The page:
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What options do first home buyers have?

What options do first home buyers have?

Andrea Sophocleous reports on the best options for first home buyers who want to enter the property market and secure a home loan this year.

March 8, 2010

Australians hoping to snap up their first home this year will have to tackle growing property prices, rising interest rates and the continuation of tight lending conditions, all without the help of the Federal Government’s $14,000 First Home Owners’ Boost, which expired on 31 December.

But the news is not as dire as a cursory glance at the market would suggest. The $7,000 First Home Owners Grant is still on offer and while rising, interest rates remain at affordable levels. With the right amount of financial preparation, first home buyers still have a chance to fulfil their home ownership dream.

“There are still incentives out there for first home buyers such as the $7,000 First Home Owners Grant, stamp duty exemptions and first home buyer savings accounts, which are a great option if you plan to buy a home in four years or more,” says RateCity’s CEO, Damian Smith.

Just last month, National Australia Bank reversed its original forecast of a 5 percent decline in property prices for 2010 to predict an increase of 5 percent, fuelled by lower unemployment and growing confidence in the economy. The sooner first home buyers can dive into the market, the higher the likelihood of avoiding the price hike.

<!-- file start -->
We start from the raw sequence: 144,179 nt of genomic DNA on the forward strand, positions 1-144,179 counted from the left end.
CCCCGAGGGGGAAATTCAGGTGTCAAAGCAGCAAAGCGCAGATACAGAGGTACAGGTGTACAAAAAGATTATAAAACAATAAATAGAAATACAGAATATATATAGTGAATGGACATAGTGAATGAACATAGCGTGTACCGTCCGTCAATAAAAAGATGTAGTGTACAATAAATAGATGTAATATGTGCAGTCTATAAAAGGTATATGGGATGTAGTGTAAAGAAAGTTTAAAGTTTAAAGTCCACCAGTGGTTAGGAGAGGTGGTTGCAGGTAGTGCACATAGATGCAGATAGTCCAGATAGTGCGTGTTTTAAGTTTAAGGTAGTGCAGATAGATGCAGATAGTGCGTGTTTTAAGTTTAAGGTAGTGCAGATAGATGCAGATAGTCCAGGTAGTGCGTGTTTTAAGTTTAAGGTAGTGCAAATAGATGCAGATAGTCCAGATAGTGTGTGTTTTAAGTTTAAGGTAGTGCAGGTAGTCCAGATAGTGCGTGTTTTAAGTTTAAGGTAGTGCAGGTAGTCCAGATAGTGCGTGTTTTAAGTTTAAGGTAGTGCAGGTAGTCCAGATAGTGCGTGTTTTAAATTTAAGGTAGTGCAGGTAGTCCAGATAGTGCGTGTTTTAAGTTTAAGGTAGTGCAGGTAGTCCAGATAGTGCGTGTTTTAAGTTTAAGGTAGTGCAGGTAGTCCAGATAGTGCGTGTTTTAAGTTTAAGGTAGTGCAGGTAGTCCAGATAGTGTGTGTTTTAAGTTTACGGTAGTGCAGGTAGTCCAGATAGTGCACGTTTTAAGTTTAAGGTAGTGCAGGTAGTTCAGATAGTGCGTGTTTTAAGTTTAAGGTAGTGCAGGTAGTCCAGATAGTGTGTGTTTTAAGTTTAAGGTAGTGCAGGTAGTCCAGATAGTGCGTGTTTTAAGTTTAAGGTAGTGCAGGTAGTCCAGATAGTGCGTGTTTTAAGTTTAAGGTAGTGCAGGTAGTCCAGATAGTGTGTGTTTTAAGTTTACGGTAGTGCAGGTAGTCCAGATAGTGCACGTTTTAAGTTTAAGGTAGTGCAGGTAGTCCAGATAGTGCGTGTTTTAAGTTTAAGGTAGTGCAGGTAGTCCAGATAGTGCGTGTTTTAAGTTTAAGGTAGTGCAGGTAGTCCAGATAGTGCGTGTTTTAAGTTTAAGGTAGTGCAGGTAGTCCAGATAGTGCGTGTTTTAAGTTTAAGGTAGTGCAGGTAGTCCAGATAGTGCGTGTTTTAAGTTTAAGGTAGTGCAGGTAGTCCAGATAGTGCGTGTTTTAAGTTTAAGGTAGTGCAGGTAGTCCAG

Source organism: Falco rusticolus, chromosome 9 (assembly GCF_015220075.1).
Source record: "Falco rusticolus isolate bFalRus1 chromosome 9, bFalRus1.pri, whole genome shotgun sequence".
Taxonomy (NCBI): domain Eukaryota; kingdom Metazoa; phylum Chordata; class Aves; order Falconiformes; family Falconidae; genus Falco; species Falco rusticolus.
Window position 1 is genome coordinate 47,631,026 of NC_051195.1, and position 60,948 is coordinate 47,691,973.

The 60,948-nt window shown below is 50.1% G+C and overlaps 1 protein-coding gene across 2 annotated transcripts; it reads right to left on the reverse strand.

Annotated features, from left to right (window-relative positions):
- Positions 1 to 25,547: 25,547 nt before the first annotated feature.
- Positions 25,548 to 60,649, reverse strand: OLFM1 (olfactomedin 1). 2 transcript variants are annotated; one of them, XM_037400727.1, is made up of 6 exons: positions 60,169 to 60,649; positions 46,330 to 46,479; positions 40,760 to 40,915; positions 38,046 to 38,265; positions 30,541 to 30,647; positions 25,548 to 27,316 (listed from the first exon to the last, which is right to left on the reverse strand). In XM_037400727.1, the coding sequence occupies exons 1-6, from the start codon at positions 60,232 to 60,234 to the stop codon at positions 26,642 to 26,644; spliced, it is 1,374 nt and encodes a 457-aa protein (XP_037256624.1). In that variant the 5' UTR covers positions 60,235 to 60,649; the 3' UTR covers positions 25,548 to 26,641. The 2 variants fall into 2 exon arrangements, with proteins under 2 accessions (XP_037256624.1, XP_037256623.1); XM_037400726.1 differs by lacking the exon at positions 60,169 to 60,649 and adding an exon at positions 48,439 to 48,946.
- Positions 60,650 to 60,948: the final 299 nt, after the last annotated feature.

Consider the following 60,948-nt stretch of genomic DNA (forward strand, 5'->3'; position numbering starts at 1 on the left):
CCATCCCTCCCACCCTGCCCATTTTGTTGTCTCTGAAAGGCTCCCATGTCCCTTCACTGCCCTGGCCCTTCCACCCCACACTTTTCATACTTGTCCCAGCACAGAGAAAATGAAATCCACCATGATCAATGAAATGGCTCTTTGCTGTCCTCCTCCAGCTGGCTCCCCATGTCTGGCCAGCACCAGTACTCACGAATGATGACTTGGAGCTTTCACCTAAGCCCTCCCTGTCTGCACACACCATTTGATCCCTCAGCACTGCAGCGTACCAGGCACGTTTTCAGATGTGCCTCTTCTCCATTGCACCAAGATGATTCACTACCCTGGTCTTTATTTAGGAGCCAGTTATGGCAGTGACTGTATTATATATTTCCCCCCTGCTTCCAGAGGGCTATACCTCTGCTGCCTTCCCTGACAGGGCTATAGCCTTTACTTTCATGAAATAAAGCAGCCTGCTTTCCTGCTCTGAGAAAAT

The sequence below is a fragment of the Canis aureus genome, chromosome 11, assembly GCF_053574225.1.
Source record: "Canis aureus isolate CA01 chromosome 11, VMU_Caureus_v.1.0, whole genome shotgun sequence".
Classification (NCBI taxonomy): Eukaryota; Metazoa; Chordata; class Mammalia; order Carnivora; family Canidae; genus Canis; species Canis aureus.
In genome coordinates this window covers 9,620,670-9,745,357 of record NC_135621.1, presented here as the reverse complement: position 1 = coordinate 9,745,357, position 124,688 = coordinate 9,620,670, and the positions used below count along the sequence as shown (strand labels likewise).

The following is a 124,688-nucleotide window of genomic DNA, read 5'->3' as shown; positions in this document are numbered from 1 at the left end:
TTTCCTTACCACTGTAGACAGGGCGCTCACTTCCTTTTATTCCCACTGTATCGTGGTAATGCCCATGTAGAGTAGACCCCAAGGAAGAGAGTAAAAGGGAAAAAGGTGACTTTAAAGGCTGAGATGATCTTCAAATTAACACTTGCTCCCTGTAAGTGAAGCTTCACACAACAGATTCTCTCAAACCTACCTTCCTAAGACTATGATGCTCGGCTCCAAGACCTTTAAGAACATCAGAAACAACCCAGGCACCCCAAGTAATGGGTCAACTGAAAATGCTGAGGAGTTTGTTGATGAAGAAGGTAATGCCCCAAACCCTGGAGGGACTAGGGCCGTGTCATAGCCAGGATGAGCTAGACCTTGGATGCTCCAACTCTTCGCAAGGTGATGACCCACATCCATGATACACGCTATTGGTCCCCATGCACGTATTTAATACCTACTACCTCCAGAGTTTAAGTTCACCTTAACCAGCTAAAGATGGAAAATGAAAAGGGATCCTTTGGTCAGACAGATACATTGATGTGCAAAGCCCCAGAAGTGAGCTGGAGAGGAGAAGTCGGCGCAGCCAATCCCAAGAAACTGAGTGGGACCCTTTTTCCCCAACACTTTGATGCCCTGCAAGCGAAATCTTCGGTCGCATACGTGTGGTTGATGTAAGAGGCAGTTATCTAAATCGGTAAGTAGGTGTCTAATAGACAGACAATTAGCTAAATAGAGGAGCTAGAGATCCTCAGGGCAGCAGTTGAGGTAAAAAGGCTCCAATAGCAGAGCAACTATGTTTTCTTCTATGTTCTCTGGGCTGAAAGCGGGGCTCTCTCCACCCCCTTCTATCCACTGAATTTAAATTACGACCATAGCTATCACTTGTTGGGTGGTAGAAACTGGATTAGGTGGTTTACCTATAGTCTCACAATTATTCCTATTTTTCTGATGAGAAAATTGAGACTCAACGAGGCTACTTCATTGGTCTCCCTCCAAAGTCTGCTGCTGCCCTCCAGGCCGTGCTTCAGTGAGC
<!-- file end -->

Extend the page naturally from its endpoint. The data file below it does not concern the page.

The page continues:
Tips for first home buyers

  1. Start a savings plan if you don’t already have one, to help you pull together the deposit but also allow you some leeway once the mortgage repayments kick in. Compare high interest savings accounts on RateCity and take advantage of first home buyer savings accounts offered by several banks. These include high interest rates, a bonus of up to 17 percent p.a. from the government and tax incentives. Keep in mind, however, that you will be locked in for a minimum of four years.
  2. Lower your debts and reduce your credit card limits. This is not just to ease the financial strain on you in preparation for the biggest financial commitment you will ever make – it’s also because lenders determine your borrowing capacity based on your credit limits and debt levels. Compare balance transfer credit cards where some providers offer 0 percent for six months.
  3. Once you are ready, shop around online for home loans and apply for pre-approval. Not having approval can mean the difference between securing your first home and missing a bargain because you are not ready to sign a contract.
  4. Ensure you can afford to meet your mortgage repayments and live comfortably. Factor in any likely rate increases in the short to medium-term, keeping in mind that experts predict a 1 percent rate rise by the end of 2010.

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